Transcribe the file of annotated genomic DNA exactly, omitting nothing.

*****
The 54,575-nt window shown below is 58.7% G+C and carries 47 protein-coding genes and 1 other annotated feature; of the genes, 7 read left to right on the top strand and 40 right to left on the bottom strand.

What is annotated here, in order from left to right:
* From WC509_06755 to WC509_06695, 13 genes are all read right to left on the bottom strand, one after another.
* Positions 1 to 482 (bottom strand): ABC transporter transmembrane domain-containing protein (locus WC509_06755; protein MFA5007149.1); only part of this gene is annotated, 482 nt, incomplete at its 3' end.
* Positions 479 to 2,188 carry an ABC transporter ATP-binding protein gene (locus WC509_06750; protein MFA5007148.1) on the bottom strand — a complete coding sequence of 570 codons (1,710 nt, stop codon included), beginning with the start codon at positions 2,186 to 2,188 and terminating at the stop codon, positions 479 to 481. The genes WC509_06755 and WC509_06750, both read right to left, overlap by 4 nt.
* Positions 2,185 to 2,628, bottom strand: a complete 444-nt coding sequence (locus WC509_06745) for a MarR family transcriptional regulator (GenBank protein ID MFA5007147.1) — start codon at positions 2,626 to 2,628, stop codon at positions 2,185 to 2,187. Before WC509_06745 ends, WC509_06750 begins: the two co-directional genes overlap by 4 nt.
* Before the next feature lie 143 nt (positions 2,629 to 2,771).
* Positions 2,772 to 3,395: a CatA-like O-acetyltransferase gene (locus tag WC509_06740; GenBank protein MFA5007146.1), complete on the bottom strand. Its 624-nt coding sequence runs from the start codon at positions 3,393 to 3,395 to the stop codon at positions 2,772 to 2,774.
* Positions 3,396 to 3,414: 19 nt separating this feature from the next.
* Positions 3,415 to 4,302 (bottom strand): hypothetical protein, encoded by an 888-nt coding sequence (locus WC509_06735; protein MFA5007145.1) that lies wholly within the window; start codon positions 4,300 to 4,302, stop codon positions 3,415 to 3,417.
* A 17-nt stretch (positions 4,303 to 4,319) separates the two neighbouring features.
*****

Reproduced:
The 54,575-nt window shown below is 58.7% G+C and carries 47 protein-coding genes and 1 other annotated feature; of the genes, 7 read left to right on the top strand and 40 right to left on the bottom strand.

What is annotated here, in order from left to right:
* From WC509_06755 to WC509_06695, 13 genes are all read right to left on the bottom strand, one after another.
* Positions 1 to 482 (bottom strand): ABC transporter transmembrane domain-containing protein (locus WC509_06755; protein MFA5007149.1); only part of this gene is annotated, 482 nt, incomplete at its 3' end.
* Positions 479 to 2,188 carry an ABC transporter ATP-binding protein gene (locus WC509_06750; protein MFA5007148.1) on the bottom strand — a complete coding sequence of 570 codons (1,710 nt, stop codon included), beginning with the start codon at positions 2,186 to 2,188 and terminating at the stop codon, positions 479 to 481. The genes WC509_06755 and WC509_06750, both read right to left, overlap by 4 nt.
* Positions 2,185 to 2,628, bottom strand: a complete 444-nt coding sequence (locus WC509_06745) for a MarR family transcriptional regulator (GenBank protein ID MFA5007147.1) — start codon at positions 2,626 to 2,628, stop codon at positions 2,185 to 2,187. Before WC509_06745 ends, WC509_06750 begins: the two co-directional genes overlap by 4 nt.
* Before the next feature lie 143 nt (positions 2,629 to 2,771).
* Positions 2,772 to 3,395: a CatA-like O-acetyltransferase gene (locus tag WC509_06740; GenBank protein MFA5007146.1), complete on the bottom strand. Its 624-nt coding sequence runs from the start codon at positions 3,393 to 3,395 to the stop codon at positions 2,772 to 2,774.
* Positions 3,396 to 3,414: 19 nt separating this feature from the next.
* Positions 3,415 to 4,302 (bottom strand): hypothetical protein, encoded by an 888-nt coding sequence (locus WC509_06735; protein MFA5007145.1) that lies wholly within the window; start codon positions 4,300 to 4,302, stop codon positions 3,415 to 3,417.
* A 17-nt stretch (positions 4,303 to 4,319) separates the two neighbouring features.